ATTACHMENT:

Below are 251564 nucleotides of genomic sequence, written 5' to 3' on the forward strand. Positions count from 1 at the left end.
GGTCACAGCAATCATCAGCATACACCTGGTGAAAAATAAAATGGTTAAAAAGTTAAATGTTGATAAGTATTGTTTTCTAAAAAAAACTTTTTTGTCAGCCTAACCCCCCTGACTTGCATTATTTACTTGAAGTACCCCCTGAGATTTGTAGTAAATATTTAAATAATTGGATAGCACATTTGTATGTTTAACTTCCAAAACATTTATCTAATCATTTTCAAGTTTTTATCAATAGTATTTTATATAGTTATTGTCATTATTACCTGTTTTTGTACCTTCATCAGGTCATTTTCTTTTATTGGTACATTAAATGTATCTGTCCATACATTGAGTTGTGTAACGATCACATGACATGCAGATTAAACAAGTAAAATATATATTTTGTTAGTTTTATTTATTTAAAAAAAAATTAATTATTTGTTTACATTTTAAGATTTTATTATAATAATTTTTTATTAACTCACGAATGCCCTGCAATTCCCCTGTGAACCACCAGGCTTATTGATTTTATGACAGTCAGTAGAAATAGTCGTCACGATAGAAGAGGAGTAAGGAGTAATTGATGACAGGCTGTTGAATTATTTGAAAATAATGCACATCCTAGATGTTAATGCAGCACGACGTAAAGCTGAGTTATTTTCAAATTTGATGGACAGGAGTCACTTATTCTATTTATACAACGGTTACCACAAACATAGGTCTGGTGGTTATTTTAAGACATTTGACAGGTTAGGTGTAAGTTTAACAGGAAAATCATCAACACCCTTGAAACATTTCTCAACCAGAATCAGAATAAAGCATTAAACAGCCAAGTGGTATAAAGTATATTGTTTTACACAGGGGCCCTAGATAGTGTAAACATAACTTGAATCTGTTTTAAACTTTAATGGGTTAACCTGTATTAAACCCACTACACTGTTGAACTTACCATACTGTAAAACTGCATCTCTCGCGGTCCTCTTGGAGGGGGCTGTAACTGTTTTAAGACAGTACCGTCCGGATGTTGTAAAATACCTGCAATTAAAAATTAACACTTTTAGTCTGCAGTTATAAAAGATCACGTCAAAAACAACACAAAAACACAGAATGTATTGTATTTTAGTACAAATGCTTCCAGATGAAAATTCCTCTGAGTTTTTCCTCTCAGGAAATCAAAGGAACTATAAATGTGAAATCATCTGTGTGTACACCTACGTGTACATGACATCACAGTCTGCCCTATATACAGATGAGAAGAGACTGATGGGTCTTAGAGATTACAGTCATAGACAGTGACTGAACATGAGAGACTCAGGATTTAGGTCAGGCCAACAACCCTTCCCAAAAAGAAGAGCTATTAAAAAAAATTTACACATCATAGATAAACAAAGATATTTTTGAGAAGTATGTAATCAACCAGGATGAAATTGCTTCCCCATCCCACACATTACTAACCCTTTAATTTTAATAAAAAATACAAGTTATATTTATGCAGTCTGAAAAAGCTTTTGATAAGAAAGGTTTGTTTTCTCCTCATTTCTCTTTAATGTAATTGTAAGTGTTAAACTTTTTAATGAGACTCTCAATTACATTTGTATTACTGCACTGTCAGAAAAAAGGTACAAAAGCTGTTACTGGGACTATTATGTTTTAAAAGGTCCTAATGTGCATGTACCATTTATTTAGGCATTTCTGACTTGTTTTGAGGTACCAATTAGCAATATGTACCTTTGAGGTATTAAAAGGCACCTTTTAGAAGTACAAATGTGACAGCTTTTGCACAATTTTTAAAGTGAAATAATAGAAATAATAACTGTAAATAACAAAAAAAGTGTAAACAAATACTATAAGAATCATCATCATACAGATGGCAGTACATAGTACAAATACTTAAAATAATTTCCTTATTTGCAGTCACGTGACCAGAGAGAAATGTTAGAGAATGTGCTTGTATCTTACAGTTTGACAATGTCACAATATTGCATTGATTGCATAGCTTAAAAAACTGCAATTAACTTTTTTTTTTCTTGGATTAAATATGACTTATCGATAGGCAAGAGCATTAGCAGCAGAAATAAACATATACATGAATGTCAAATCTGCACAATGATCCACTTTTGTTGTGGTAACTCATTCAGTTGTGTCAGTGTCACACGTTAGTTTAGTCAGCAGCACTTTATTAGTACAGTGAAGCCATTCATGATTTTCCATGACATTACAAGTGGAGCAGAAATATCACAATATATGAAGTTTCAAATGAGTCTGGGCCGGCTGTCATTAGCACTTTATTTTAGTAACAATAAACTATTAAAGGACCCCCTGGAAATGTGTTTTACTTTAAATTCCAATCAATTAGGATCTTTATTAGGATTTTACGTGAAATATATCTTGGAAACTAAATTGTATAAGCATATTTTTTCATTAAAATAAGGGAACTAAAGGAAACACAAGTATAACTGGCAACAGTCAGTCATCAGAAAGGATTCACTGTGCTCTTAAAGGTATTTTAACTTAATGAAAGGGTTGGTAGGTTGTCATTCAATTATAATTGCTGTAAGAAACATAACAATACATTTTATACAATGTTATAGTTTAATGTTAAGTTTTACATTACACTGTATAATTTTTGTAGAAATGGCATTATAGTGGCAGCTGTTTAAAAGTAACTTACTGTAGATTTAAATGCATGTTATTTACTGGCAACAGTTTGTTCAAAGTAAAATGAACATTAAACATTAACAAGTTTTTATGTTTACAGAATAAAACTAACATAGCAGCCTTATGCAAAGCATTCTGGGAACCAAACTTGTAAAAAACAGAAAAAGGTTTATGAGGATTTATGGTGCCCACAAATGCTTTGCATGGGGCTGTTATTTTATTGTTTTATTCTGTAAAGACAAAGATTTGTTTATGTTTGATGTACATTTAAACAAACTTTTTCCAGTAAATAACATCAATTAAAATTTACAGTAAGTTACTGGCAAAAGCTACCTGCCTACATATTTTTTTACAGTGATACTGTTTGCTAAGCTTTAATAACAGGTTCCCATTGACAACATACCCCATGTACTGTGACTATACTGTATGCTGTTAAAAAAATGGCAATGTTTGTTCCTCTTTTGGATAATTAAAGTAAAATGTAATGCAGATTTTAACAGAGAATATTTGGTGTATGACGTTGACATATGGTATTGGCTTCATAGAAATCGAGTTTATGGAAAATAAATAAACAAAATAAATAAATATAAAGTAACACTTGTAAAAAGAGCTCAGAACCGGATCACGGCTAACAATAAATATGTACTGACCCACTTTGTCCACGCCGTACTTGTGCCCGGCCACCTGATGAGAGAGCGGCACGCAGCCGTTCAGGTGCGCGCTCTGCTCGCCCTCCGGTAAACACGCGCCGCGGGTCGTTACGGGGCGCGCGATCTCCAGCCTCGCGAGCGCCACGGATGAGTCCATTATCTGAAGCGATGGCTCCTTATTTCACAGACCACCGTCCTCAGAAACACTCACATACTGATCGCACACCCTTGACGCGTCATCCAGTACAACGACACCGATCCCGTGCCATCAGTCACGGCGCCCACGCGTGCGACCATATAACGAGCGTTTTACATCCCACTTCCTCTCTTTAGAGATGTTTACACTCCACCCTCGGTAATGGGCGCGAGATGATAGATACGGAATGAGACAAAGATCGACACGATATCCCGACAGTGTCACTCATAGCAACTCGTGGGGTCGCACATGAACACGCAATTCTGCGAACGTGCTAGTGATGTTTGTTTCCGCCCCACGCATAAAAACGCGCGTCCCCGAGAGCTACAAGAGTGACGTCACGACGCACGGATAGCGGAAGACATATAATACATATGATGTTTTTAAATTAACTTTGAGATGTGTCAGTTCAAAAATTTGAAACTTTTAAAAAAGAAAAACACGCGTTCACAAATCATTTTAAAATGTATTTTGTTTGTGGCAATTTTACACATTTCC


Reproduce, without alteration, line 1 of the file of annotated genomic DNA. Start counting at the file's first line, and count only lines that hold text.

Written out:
Below are 251564 nucleotides of genomic sequence, written 5' to 3' on the forward strand. Positions count from 1 at the left end.